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Do not think you will necessarily be aware of your own enlightenment. —Dogen Zenji

Kuwamori Dojo had been a small local judo dojo on the outskirts of Tokyo when its headmaster associated himself with the Ueshiba family in the early 1950s. Judo continues to be practiced there to this day, but in addition, Honbu Dojo sent such teachers as Doshu, Nakazono, Tamura, Kuroiwa, and Yamaguchi to teach aikido. This was the first shibu (branch) dojo of the Aikikai, in contra-distinction to the more-or-less independent centers—such as Shingu, Iwama, and Osaka—which Ueshiba Morihei had established. The elder Kuwamori died suddenly in his mid-fifties from a heart attack, leaving a widow, and four children: three sons, Takenori, Yasunori, and Kazunori, and one daughter, Fumiko. Takenori, the eldest, became director of the school, and Yasunori became the head aikido instructor. Yasunori and Kazunori together kept the judo dojo going. Yasunori, still in his mid-twenties, became dojocho (dojo head). This was a position of some delicacy, as some of the members of the school had been there long enough to have wiped his nose as a little boy. Family or not, they felt that they should have more authority, given their rank, age, or what they believed to be greater skill. In microcosm, then, he experienced the same situation as Ueshiba Kisshomaru (Doshu) when he succeeded his father.

Of course, had any one of them taken the top position, all the others would have left. Each senior wished to believe himself to be king of the mountain. Lineal descent, however, places the successor in the center rather than the top. A few may leave, but the center holds. And so it was for Kuwamori dojo, led in the early 1970s by a young fourth dan. In 1975 I decided to go to Japan, and an instructor with whom I had some acquaintance, wrote me a letter of introduction to this dojo where he had started his own training in the 1950s.

I got off the airplane on a freezing day, well below zero on Jan. 10, 1976. I was greeted by a little man, perhaps four feet, three inches tall, who said slowly in English, “I am Kuwamori.” My first concrete thought in Japan, six feet, six inches in height, was, “Oh my God, how am I going to get under his arm to do shihonage.” Then another man came up, stocky, about five-and-one-half feet, and also said, “I am Kuwamori.” I had met Takenori and Yasunori, in that order. We went straight from the airport to the dojo for kagami biraki, the New Year’s dojo opening. The dojo was small, only 30 mats, with plastic covered tatami, and only three walls, the fourth open onto a small garden. It was so cold that water thrown on the ground outside turned to ice in only a few minutes. I jumped from jet lag into practice. Half the people on the mat were black belts, many of them high-school compadres of the head instructor. The atmosphere was happy and warm, though my feet grew so cold that I lost all sensation, and climbing the stairs after practice, I fell back down to the bottom on my face.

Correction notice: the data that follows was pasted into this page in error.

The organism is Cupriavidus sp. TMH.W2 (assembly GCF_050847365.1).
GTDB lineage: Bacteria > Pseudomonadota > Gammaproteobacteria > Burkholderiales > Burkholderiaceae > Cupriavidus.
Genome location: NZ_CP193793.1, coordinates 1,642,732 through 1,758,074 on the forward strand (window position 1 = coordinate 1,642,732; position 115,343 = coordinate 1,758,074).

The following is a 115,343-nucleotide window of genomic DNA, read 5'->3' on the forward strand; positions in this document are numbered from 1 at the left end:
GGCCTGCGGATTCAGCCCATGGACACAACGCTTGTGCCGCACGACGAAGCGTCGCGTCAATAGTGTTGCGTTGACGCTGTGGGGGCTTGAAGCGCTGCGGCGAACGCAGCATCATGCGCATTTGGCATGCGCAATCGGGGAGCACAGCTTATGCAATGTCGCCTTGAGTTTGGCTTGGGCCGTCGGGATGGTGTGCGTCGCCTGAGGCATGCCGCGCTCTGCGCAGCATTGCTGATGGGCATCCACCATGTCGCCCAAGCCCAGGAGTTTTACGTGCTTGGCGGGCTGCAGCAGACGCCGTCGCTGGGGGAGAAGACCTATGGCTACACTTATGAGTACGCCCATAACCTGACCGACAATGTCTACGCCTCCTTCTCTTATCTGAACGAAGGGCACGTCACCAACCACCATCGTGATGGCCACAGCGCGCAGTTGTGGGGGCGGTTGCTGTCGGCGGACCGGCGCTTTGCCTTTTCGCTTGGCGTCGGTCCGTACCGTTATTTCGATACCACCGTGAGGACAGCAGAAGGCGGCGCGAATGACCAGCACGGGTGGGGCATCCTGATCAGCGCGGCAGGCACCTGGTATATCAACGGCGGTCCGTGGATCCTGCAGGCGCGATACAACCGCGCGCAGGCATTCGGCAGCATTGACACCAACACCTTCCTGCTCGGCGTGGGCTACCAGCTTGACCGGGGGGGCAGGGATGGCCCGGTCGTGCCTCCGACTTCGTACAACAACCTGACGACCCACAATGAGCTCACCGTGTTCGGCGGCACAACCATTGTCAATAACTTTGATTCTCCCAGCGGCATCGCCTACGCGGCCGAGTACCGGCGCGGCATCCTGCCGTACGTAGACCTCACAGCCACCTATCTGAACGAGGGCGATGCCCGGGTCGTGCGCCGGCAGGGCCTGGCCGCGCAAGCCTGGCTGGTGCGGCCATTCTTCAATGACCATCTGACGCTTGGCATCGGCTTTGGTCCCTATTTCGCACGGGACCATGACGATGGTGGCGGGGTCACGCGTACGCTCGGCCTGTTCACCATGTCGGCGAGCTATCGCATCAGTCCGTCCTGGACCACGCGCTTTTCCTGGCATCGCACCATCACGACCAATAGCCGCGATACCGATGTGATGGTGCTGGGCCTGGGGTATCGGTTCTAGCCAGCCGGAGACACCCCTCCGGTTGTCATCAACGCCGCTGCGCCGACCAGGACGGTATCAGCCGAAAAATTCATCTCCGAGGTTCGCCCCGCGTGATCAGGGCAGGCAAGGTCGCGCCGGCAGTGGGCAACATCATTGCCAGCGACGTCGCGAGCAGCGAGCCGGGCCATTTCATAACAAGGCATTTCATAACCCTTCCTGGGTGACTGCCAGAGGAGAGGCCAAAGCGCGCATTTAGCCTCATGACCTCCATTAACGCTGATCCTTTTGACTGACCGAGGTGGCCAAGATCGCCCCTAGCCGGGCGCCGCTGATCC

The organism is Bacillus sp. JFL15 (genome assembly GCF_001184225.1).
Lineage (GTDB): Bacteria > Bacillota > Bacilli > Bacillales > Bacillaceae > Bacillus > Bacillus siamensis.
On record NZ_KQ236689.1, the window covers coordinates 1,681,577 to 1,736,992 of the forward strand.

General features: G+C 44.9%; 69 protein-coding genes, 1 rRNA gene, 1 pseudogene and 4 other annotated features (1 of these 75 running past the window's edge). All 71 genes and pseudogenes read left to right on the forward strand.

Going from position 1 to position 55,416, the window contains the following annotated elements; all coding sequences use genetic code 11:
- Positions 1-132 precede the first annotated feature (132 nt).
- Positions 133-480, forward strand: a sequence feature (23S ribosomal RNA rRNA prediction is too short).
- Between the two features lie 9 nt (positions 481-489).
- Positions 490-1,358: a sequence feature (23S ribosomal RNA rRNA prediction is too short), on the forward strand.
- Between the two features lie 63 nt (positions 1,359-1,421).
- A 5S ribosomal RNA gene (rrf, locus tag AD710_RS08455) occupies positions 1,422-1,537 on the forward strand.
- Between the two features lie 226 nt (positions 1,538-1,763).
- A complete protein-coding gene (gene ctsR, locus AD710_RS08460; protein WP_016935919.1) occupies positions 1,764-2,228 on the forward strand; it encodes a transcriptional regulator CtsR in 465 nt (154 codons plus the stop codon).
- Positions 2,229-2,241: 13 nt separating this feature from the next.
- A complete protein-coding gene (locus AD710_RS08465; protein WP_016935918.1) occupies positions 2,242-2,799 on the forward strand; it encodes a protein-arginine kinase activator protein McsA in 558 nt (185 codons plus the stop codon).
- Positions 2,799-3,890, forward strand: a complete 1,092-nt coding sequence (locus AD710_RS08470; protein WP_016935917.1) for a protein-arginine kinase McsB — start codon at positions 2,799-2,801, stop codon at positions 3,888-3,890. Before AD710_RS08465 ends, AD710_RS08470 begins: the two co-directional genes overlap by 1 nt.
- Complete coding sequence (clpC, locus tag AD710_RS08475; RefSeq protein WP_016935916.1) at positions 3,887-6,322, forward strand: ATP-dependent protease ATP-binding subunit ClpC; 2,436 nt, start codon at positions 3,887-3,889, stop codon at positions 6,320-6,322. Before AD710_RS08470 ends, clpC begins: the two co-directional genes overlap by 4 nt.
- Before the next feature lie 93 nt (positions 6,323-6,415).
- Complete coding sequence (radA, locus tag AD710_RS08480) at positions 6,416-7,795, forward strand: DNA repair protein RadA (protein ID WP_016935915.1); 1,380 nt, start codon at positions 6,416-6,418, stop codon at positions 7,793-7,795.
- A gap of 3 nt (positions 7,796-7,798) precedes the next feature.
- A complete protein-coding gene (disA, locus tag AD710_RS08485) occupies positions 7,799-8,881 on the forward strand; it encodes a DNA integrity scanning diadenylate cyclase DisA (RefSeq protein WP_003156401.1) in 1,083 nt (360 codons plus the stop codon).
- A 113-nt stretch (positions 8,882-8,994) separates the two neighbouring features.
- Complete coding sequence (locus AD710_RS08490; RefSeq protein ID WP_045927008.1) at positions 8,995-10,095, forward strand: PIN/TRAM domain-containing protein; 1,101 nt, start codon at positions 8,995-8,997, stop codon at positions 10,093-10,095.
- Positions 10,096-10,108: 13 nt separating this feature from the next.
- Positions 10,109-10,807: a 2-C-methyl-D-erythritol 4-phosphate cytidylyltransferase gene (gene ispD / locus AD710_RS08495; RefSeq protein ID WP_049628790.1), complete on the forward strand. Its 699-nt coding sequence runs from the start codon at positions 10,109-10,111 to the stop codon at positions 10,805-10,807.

One of the things that I learned the first day was that I had no laurels to rest on. Many people were more skilled than I. Others, more skilled or not, were senior, and it was my duty to offer them respect. I was there to learn. If I had said to them or to myself, “I know that,” or “I know how to do that better,” I would shut off any opportunity for learning and would have lapsed into a pathetically narrow world, an audience of one. I found that I learned even doing things that were clearly “wrong.” By imitating and becoming skillful at the way other people practiced, even when it was not suited to my height, build or disposition, I got a window into their world. In addition, until I learned their movements from the inside out, as a physical act which I could express, I really knew nothing about it at all.

I resisted this at times. Some of the older men drove me almost to tears of irritation with their incessant chatter and criticism that I was “too strong,” and their perpetual stopping of my technique before my muscles even twitched to move. I fantasized throwing some of them through the open shutters into the garden more times than I could count. But nonetheless, I did it “their way” much of the time.

For several months I lived in the Kuwamori home, above the dojo. The first night, spreading my futon beside that of its head instructor, I said in halting Japanese, “Goodnight sensei.” He turned on the light, and looked at me, and in careful, broken English said to me, “Don’t call me sensei. You call me by my name—Yasunori. I can’t be called “sensei” by someone who sleeps next to me. Think of me as your older brother. Find your sensei somewhere else. You understand? Goodnight, Ellis.”

We hit it off from the beginning, this muscular, jack-o-lantern, ugly-beautiful visaged man and me. He went shirtless in the garden in mid-winter, swinging his wooden sword at a tire, body steaming in the cold air, happily brandishing his sword left-handed as well as right because he didn’t want to be a samurai, he just wanted to balance himself out. He took me to Honbu dojo to meet Doshu, and intro-duced me, only 20 minutes late to class, which Doshu seemed to find funny because he knew Yasunori never got up early for anything, and for him to be only twenty minutes behind schedule on a 6:30 a.m. class was grounds for celebration. We’d go out for noodles, and he’d eat three bowls, laughing and grunting in ecstasy, pouring down beer and smoking cigarettes, then back to the house and he’d flop on the exercise bench in the garden, slamming out bench presses with remarkable speed, 20 reps with his own body weight, then bouncing upstairs for a little more beer and a bath.